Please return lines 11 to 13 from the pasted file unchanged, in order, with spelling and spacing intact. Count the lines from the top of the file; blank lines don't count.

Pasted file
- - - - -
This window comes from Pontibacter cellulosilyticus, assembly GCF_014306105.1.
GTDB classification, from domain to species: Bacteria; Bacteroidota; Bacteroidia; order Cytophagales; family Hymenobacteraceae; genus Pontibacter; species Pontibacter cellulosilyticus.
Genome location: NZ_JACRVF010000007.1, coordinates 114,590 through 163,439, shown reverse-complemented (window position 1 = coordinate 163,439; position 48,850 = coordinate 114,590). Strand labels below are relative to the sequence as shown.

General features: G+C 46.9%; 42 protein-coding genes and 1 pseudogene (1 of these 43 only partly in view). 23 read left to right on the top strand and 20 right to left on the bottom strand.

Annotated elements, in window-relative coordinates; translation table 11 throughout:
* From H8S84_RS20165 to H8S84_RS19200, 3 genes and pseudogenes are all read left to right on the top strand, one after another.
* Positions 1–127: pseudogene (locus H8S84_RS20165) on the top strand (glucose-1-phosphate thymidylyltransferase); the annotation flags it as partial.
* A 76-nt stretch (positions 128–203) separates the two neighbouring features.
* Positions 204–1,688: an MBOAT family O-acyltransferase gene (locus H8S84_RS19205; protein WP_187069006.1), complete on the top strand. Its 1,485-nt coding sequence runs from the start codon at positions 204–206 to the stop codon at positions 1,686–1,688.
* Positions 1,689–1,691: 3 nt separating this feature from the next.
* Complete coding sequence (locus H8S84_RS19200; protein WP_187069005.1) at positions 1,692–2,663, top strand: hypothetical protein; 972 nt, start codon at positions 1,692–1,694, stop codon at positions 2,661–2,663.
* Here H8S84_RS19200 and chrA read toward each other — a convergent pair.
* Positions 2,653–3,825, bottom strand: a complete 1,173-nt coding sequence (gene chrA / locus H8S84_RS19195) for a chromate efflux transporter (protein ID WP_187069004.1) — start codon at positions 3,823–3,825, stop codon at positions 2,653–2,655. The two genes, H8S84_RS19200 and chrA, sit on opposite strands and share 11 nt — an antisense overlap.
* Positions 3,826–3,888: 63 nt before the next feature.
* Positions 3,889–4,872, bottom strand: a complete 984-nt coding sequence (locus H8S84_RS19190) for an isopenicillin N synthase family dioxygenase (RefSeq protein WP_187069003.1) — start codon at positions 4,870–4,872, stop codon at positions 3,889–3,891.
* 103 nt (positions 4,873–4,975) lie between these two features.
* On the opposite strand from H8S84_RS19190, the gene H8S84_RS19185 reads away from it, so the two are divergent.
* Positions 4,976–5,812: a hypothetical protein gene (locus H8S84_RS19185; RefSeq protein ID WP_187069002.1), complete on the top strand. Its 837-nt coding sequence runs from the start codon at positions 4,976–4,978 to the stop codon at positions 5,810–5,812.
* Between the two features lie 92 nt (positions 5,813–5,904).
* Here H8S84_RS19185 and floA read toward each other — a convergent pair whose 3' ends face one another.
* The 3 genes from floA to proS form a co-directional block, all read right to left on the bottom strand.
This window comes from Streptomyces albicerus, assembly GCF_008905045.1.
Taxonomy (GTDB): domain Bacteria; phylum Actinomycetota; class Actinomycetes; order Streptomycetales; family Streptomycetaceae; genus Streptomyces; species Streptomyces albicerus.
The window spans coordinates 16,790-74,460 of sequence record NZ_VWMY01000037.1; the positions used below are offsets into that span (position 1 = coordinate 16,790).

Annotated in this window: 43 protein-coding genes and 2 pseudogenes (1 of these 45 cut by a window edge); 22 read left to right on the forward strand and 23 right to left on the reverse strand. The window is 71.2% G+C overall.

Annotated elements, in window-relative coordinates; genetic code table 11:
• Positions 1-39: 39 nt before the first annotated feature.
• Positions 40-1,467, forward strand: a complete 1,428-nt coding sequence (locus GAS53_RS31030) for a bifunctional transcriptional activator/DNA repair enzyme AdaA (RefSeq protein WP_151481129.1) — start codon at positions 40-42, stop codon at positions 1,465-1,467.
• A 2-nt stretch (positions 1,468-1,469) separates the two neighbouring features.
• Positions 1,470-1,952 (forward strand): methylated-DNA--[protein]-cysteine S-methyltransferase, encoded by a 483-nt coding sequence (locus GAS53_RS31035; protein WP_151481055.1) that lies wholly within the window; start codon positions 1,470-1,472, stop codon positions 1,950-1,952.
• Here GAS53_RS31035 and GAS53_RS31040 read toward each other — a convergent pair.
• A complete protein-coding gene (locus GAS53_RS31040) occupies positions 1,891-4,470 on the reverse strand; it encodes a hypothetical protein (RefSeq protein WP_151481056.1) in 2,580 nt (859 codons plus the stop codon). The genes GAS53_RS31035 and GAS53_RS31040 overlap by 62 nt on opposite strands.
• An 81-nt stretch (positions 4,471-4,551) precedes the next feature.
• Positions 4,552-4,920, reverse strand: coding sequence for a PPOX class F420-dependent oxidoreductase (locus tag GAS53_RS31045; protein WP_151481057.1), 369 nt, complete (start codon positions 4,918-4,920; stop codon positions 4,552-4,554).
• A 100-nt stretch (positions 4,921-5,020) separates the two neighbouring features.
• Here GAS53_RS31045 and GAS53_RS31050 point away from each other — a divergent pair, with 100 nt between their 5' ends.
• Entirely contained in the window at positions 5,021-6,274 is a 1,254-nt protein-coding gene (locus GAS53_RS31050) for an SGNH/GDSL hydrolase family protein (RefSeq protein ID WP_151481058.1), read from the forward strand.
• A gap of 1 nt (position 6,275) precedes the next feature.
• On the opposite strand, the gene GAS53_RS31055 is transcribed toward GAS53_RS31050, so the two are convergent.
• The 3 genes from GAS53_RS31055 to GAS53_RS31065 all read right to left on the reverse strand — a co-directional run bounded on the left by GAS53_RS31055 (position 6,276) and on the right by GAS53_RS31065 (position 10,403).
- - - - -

* Complete coding sequence (locus H8S84_RS19200; protein WP_187069005.1) at positions 1,692–2,663, top strand: hypothetical protein; 972 nt, start codon at positions 1,692–1,694, stop codon at positions 2,661–2,663.
* Here H8S84_RS19200 and chrA read toward each other — a convergent pair.
* Positions 2,653–3,825, bottom strand: a complete 1,173-nt coding sequence (gene chrA / locus H8S84_RS19195) for a chromate efflux transporter (protein ID WP_187069004.1) — start codon at positions 3,823–3,825, stop codon at positions 2,653–2,655. The two genes, H8S84_RS19200 and chrA, sit on opposite strands and share 11 nt — an antisense overlap.